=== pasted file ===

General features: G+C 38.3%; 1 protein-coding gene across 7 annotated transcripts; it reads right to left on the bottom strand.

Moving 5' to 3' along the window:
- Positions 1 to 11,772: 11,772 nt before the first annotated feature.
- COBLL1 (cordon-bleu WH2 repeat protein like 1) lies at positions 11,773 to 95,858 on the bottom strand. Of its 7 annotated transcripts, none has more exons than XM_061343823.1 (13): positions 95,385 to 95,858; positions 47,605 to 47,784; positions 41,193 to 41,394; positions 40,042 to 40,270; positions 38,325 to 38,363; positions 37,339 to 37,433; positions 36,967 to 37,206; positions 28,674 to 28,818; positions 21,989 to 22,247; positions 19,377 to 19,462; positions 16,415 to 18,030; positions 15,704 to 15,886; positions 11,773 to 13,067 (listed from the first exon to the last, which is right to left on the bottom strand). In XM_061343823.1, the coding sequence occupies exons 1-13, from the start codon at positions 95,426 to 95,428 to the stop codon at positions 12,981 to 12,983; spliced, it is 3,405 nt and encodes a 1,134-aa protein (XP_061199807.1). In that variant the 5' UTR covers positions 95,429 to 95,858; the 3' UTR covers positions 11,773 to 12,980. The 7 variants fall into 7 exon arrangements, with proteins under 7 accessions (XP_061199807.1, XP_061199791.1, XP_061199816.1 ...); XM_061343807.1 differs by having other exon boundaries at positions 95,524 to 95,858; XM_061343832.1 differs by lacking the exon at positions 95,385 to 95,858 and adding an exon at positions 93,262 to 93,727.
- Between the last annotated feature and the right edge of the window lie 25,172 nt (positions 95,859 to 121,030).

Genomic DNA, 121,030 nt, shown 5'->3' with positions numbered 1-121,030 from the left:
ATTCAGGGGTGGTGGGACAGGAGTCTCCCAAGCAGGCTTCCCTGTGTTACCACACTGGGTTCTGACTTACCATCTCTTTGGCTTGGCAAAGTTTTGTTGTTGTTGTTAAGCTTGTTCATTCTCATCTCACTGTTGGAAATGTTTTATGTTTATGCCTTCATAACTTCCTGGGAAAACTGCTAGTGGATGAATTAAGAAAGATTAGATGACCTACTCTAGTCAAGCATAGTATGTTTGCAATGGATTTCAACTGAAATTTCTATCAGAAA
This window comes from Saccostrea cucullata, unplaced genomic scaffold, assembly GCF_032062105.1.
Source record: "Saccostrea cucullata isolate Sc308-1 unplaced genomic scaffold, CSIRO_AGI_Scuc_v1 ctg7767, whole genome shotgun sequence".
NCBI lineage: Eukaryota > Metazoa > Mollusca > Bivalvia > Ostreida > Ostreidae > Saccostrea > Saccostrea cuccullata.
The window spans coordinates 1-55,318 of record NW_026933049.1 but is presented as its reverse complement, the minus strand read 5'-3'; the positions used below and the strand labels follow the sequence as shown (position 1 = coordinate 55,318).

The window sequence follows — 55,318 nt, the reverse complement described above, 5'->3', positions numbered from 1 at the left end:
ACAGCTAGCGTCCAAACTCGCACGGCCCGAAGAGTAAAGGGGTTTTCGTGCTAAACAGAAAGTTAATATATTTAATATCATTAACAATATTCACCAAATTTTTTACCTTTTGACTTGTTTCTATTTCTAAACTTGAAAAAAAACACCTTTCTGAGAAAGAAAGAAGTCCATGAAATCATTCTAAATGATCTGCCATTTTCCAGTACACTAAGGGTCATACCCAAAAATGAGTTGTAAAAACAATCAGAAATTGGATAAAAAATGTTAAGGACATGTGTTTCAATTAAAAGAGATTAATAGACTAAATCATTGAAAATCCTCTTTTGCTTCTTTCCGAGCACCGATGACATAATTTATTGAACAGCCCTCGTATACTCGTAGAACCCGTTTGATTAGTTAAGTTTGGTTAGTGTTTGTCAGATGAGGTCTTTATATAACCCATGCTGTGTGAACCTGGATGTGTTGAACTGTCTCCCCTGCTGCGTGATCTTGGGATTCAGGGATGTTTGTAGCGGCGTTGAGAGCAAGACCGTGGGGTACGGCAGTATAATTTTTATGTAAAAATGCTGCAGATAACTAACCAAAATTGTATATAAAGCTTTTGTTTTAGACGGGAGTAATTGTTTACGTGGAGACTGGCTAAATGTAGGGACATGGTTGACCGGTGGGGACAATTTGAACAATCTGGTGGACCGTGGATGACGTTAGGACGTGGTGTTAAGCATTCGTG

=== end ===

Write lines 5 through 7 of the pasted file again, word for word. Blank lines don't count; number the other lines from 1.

- Between the last annotated feature and the right edge of the window lie 25,172 nt (positions 95,859 to 121,030).

Genomic DNA, 121,030 nt, shown 5'->3' with positions numbered 1-121,030 from the left:
ATTCAGGGGTGGTGGGACAGGAGTCTCCCAAGCAGGCTTCCCTGTGTTACCACACTGGGTTCTGACTTACCATCTCTTTGGCTTGGCAAAGTTTTGTTGTTGTTGTTAAGCTTGTTCATTCTCATCTCACTGTTGGAAATGTTTTATGTTTATGCCTTCATAACTTCCTGGGAAAACTGCTAGTGGATGAATTAAGAAAGATTAGATGACCTACTCTAGTCAAGCATAGTATGTTTGCAATGGATTTCAACTGAAATTTCTATCAGAAA